Tuesday, July 16, 2024
Mobile news

Google to purge of inactive accounts. How to save your data

The Google "G" logo on an Android phone.
Joe Maring / Digital Trends

Google is about to begin deleting inactive Google accounts, which could mean you’re about to lose photos, documents, and other data that you actually want to keep.

The good news is that there’s a way you can safely hold onto everything, but you’ll need to take action this week to be sure.

First, let’s take a step back to remind ourselves about exactly what’s happening here.

Save on everything from laptops and tablets, to coffee makers and air purifiers, and smart home essentials like the Amazon Echo.

Earlier this year, Google announced that from December 1, 2023, it would begin deleting accounts that haven’t been signed into for two years.

The action is part of broader measures to bolster online security. Google said that an account that hasn’t been used for an extended period of time is much more likely to be compromised, giving hackers access to your personal data, as well as enabling them to potentially steal your identity and target you in scams. The policy only applies to personal Google accounts, and does not impact Google accounts for schools and businesses.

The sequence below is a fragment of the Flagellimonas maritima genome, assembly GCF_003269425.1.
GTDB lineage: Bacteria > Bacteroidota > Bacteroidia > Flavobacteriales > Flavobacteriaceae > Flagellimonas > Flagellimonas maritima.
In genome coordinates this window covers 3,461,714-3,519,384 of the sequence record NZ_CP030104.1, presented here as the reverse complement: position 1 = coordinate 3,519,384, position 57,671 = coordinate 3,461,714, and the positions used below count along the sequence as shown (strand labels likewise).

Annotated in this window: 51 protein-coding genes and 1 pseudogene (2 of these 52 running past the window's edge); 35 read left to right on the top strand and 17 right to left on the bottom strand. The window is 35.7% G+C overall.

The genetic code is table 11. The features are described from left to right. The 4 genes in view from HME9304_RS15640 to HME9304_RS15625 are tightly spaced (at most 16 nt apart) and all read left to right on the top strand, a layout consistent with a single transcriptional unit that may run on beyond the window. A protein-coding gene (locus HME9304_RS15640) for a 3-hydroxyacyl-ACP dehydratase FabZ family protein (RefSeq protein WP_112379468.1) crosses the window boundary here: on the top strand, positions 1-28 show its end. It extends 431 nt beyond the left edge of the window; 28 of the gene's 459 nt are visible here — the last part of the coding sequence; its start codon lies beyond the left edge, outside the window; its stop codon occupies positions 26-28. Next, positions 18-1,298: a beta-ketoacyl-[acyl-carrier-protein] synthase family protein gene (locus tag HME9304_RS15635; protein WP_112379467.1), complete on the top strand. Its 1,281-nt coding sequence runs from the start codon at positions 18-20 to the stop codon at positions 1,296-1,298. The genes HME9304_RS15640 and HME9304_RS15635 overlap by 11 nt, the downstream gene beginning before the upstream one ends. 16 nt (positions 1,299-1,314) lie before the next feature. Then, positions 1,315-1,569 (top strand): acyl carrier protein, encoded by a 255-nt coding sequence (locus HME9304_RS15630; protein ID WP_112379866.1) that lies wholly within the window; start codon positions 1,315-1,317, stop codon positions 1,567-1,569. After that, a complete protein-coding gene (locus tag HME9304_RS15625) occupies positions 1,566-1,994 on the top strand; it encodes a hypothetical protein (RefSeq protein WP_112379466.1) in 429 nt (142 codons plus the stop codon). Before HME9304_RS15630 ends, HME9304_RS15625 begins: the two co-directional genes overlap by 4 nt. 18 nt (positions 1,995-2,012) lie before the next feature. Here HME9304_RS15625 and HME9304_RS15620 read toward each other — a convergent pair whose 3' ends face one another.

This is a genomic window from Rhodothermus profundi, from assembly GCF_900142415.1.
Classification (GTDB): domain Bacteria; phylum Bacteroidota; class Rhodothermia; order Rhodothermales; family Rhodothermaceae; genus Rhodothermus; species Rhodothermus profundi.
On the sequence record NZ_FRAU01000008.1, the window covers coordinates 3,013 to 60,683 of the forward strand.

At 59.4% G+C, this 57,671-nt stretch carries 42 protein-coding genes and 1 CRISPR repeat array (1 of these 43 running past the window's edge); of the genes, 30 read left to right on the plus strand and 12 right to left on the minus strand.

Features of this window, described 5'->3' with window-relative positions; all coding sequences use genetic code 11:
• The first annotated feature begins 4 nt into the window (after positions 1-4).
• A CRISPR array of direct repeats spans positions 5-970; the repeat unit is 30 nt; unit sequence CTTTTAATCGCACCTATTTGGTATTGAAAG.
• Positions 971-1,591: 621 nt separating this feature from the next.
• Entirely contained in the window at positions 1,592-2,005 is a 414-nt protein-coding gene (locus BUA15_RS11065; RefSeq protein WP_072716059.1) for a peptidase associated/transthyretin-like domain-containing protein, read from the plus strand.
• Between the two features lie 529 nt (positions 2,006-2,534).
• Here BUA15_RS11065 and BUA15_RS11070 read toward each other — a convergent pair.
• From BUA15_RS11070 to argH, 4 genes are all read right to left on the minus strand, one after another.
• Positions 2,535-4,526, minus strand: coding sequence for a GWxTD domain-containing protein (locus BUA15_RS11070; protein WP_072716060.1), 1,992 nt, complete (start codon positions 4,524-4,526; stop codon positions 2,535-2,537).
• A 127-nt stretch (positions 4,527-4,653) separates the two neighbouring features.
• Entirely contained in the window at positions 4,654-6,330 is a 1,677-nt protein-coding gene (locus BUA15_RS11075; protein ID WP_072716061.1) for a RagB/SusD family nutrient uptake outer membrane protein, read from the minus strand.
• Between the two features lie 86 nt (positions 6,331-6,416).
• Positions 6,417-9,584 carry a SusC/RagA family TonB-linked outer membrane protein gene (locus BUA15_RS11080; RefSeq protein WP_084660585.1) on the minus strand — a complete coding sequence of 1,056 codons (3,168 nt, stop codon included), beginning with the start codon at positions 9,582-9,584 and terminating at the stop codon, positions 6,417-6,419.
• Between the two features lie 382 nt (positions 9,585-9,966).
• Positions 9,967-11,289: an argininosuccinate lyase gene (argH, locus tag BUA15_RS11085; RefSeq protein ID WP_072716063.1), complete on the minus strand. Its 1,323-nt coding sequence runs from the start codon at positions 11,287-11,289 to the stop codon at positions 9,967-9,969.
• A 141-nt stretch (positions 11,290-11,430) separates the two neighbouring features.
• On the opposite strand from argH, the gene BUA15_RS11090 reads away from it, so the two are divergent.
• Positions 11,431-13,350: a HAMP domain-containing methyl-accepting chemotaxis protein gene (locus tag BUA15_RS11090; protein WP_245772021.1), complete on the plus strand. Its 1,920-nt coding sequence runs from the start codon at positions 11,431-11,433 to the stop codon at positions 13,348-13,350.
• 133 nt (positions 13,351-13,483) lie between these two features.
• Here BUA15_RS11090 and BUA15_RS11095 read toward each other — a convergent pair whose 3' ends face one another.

As part of the purge, inactive accounts and all personal information and data linked to the accounts will be erased, including Gmail messages, Calendar events, Drive, Docs, other Workspace files, and Google Photos backups.

How to keep your account

If you have a Google account that you want to keep and it’s at risk of deletion because it’s been a long time since you last logged into it, there are steps you can take to save the account and the data that it contains.

The simple way to retain your Google account is by signing into it — or any of the associated Google services like YouTube and Gmail — right now.

With at least one sign-in every two years, your Google account will be considered active and will not be deleted.

With security at the heart of the purge, and Google pointing out that abandoned accounts are at least 10 times less likely than active accounts to have 2-step-verification enabled, the advice is to set up 2-step-verification on your Google account (and on all your other accounts, for that matter) to make it harder to hack.

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